Population Ecology I—
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Population Ecology I— Population structure and distribution; life-history trade-offs and reproductive strategies. Opening photo, Unit 2. Cain et al. (p. 153). Unitary and modular organisms— What is an individual?. Examples of modular organisms—. Fig. 9.1, Smith & Smith, 6 th ed. (p. 187).

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Population Ecology I— Population structure and distribution;

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Population Ecology I—

Population structure and distribution;

life-history trade-offs and reproductive strategies

Opening photo, Unit 2. Cain et al. (p. 153)


Unitary and modular organisms—

What is an individual?


Examples of modular organisms—

Fig. 9.1, Smith & Smith, 6th ed. (p. 187)

A quaking aspen (Populus tremuloides) genet

A shoal grass (Halodule beaudettei) genet


  • How might modularity affect population studies?

    • All the trees in this photo are trembling aspens. How many individuals do you see here?

Photo by Loraine Yeatts


  • How might modularity affect population studies?

    • Apart from the dark green conifers, most of the trees in this photo are trembling aspens. How many individuals are there in this population?

Photo by Loraine Yeatts


  • An expanding population of a clonal plant—

    • New ramets are initially physiologically dependent on the parental ramet, but later often become self-sufficient.

Fig. 9.2, Smith & Smith 6th ed. (p. 188)


Two examples of modularity in animals—

Clones of (a) a coral and (b) a sponge

Fig. 9.3, Smith & Smith 6th ed. (p. 188)

Fig. 9.2, Smith & Smith (5th ed), p. 172


Distribution, Dispersion, andAge Structure


  • Most species have relativelysmall geographic ranges—

    • as illustrated by (a) 1,370 spp of North American birds, and (b) 1,499 spp. of British vascular plants.

Fig. 50.27, Campbell & Reece, 6th ed. (p. 1118)


Geographic range of the red maple (Acer rubrum)

Fig. 9.4, Smith & Smith, 7th ed. (p. 185)


Geographic range and relative abundance of the Carolina wren (Thryothorus ludovicianus)

Fig. 9.5, Smith & Smith, 5th ed. (p. 175)


General representation of the dispersion of individuals in a population within its local distribution (or, range)

Fig. 9.3, Smith & Smith, 7th ed. (p. 185)


Distribution of the moss (Tetraphis pellucida) at several spatial scales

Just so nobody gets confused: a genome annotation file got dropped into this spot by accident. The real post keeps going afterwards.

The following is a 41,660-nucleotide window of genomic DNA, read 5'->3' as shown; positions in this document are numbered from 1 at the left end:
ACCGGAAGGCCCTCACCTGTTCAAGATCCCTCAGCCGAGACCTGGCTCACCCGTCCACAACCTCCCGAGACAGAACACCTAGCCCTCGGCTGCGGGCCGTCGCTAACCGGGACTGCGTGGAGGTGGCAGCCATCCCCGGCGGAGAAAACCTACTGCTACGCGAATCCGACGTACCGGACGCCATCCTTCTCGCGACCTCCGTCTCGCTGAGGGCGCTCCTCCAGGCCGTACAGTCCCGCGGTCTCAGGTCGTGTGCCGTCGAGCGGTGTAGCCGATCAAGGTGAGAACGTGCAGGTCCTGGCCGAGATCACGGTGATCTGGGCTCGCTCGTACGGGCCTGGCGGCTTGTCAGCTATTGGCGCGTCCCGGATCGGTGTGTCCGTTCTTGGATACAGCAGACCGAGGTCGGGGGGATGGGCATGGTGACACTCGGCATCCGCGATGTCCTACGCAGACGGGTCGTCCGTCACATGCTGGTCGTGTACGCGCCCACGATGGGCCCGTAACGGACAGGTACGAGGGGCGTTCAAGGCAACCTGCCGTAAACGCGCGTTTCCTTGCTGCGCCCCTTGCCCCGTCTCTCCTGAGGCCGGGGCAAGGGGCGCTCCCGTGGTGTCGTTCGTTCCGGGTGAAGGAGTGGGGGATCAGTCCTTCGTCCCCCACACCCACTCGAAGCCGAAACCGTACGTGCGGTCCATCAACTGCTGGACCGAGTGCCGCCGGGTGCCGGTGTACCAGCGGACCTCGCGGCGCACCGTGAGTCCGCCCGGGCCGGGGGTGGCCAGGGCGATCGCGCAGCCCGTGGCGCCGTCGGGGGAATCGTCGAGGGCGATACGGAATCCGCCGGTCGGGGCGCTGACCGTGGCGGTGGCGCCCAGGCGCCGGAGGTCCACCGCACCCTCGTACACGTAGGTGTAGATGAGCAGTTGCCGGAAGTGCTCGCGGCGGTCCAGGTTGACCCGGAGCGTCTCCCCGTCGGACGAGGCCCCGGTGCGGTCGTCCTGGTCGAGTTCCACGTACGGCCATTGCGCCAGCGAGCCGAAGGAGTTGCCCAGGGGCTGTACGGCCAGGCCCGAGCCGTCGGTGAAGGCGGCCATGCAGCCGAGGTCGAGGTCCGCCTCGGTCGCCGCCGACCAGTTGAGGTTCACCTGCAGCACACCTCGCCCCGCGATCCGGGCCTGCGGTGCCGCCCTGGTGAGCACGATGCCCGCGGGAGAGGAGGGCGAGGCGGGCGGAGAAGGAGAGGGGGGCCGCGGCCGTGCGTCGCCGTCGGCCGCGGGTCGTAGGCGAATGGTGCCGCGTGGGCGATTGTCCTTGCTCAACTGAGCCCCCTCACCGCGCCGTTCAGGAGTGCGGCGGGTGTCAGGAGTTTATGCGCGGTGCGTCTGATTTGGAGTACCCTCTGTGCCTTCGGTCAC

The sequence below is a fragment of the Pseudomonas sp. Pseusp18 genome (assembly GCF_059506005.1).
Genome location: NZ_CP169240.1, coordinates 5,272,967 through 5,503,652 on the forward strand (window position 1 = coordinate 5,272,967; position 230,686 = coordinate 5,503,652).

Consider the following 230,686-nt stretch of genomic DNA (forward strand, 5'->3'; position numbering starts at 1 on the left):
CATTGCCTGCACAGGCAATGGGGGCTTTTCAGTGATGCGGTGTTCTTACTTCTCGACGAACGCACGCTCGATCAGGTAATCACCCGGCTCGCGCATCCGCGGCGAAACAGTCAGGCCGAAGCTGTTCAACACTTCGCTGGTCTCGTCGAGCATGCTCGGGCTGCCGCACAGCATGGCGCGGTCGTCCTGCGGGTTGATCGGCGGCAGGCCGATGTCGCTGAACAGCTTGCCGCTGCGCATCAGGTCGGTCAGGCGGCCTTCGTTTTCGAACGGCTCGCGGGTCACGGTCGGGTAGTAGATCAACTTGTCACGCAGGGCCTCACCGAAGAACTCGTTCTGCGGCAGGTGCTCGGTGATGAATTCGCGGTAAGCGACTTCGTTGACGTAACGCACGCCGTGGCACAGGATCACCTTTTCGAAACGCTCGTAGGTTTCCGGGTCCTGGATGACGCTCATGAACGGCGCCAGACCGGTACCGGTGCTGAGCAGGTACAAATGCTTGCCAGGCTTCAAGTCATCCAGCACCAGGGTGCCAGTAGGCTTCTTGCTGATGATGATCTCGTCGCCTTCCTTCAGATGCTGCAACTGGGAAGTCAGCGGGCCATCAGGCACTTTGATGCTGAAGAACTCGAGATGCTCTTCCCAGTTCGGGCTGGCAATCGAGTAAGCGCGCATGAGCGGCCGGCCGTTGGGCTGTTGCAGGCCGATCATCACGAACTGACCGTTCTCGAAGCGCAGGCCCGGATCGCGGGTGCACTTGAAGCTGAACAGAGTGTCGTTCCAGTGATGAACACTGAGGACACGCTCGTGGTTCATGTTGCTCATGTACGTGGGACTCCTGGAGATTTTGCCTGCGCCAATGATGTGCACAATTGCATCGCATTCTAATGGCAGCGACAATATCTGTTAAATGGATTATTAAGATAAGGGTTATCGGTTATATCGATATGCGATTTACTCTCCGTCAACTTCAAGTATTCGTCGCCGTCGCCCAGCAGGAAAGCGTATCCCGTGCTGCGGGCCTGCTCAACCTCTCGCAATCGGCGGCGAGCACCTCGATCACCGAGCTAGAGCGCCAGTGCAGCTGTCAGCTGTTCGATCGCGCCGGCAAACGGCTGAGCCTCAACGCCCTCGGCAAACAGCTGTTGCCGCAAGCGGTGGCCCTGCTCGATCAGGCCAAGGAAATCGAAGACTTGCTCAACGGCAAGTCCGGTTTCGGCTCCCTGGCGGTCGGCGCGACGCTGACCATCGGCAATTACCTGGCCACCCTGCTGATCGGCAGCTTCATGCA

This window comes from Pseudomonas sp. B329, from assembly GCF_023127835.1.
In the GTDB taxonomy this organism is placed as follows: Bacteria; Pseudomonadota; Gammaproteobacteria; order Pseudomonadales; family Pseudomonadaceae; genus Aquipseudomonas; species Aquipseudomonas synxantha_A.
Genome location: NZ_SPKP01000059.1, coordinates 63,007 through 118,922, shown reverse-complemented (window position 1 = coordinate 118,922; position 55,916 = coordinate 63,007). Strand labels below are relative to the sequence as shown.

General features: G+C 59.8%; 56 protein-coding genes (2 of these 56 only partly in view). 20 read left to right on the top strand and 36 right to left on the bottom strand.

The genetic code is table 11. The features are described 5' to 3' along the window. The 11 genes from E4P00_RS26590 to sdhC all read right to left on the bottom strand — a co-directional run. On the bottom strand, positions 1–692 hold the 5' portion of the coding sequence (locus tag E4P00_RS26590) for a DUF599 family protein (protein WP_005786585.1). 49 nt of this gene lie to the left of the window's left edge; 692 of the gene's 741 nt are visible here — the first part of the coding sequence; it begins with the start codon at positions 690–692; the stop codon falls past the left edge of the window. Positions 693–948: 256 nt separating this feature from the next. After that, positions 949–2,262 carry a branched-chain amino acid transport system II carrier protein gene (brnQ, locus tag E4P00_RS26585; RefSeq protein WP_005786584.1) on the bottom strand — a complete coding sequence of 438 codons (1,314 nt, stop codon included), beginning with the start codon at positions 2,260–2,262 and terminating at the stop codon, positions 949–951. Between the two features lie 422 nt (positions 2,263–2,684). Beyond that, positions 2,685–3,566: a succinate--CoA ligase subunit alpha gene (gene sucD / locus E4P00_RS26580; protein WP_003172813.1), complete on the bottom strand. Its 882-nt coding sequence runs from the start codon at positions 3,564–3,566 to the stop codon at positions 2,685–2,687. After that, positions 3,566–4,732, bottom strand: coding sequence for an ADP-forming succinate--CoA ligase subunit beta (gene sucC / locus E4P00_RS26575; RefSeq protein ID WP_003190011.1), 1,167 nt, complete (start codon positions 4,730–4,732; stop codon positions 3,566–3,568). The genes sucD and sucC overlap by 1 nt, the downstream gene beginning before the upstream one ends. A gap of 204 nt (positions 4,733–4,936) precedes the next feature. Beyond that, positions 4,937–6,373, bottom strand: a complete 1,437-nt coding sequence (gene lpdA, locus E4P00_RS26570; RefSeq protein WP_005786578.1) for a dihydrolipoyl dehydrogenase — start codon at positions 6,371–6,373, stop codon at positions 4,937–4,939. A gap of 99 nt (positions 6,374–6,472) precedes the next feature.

Fig. 9.5, Smith & Smith 7th ed. (p. 186)


  • Distribution of the horned lark (Eremophila alpestris) at several spatial scales—

    • What factors might promote patchiness in distribution at each scale?

Fig. 9.6, Smith & Smith (5th ed), p. 176


  • Distribution is partly a matter of dispersal—

    • Human-assisted dispersal of kudzu (Pueraria montana)

There’s a kudzu photo in your text (p. 196), but this one is more dramatic.


  • Boom-and-bust populations—

    • Gypsy moth (Lymantria dispar), scourge of the Eastern deciduous forests of North America (Coming soon to a forest near you??)

Fig. 1 (Ch. 9), Smith & Smith 6th ed. (p. 201)


  • Boom-and-bust populations—

    • Gypsy moth (Lymantria dispar), scourge of the Eastern deciduous forests of North America (Coming soon to a forest near you??)

Fig. 1 (Ch. 9), Smith & Smith 6th ed. (p. 201)


  • Boom-and-bust populations—

    • Gypsy moth (Lymantria dispar), scourge of the Eastern deciduous forests of North America (Coming soon to a forest near you??)

Temporal and spatial changes in population distribution of gypsy moth.

Fig. 9.17, Smith & Smith 7th ed. (p. 194)


  • Spatial dispersion of individuals within a population—

    • What might promote a specific pattern in a particular species population?

Fig. 9.8, Smith & Smith 6th ed. (p. 191)


  • Spatial dispersion of individuals within a population—

    • What might promote a specific pattern in a particular species population?

Fig. 52.2, Campbell & Reece (6th ed)


  • An example of uniform dispersion—

    • shrubs on the Kara Kum desert

Fig. 9.9, Smith & Smith 6th ed. (p. 192)


  • Clumped dispersion within a uniform dispersion—

    • the shrub Euclea divinorum growing in the shelter of Acacia tortilis trees

Fig. 9.10, Smith & Smith 6th ed. (p. 192)


Why all the clumping?

Fig. 52.1, Campbell & Reece, 6th ed. (p.


Age structure (and recruitment?) in an oak (Quercus) population in Sussex, England

Fig. 9.15, Smith & Smith 6th ed. (p. 198)


Reproductive Strategies:Life-history trade-offs in patterns of reproduction